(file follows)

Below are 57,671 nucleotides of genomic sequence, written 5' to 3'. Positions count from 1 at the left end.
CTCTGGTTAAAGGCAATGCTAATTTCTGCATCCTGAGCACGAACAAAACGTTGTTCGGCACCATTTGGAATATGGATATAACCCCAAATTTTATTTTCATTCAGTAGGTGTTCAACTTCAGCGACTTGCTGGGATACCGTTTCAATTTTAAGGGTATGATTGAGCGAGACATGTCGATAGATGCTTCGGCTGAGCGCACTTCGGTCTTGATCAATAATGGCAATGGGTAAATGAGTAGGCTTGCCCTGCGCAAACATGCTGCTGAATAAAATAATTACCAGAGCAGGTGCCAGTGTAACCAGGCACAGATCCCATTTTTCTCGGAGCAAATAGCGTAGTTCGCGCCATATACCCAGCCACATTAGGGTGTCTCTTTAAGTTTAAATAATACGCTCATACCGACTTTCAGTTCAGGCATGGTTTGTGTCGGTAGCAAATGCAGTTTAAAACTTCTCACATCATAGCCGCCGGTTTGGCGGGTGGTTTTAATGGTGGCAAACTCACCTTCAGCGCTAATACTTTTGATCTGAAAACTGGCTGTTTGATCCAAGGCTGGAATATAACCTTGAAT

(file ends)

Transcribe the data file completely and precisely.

Below are 57,671 nucleotides of genomic sequence, written 5' to 3'. Positions count from 1 at the left end.
CTCTGGTTAAAGGCAATGCTAATTTCTGCATCCTGAGCACGAACAAAACGTTGTTCGGCACCATTTGGAATATGGATATAACCCCAAATTTTATTTTCATTCAGTAGGTGTTCAACTTCAGCGACTTGCTGGGATACCGTTTCAATTTTAAGGGTATGATTGAGCGAGACATGTCGATAGATGCTTCGGCTGAGCGCACTTCGGTCTTGATCAATAATGGCAATGGGTAAATGAGTAGGCTTGCCCTGCGCAAACATGCTGCTGAATAAAATAATTACCAGAGCAGGTGCCAGTGTAACCAGGCACAGATCCCATTTTTCTCGGAGCAAATAGCGTAGTTCGCGCCATATACCCAGCCACATTAGGGTGTCTCTTTAAGTTTAAATAATACGCTCATACCGACTTTCAGTTCAGGCATGGTTTGTGTCGGTAGCAAATGCAGTTTAAAACTTCTCACATCATAGCCGCCGGTTTGGCGGGTGGTTTTAATGGTGGCAAACTCACCTTCAGCGCTAATACTTTTGATCTGAAAACTGGCTGTTTGATCCAAGGCTGGAATATAACCTTGAAT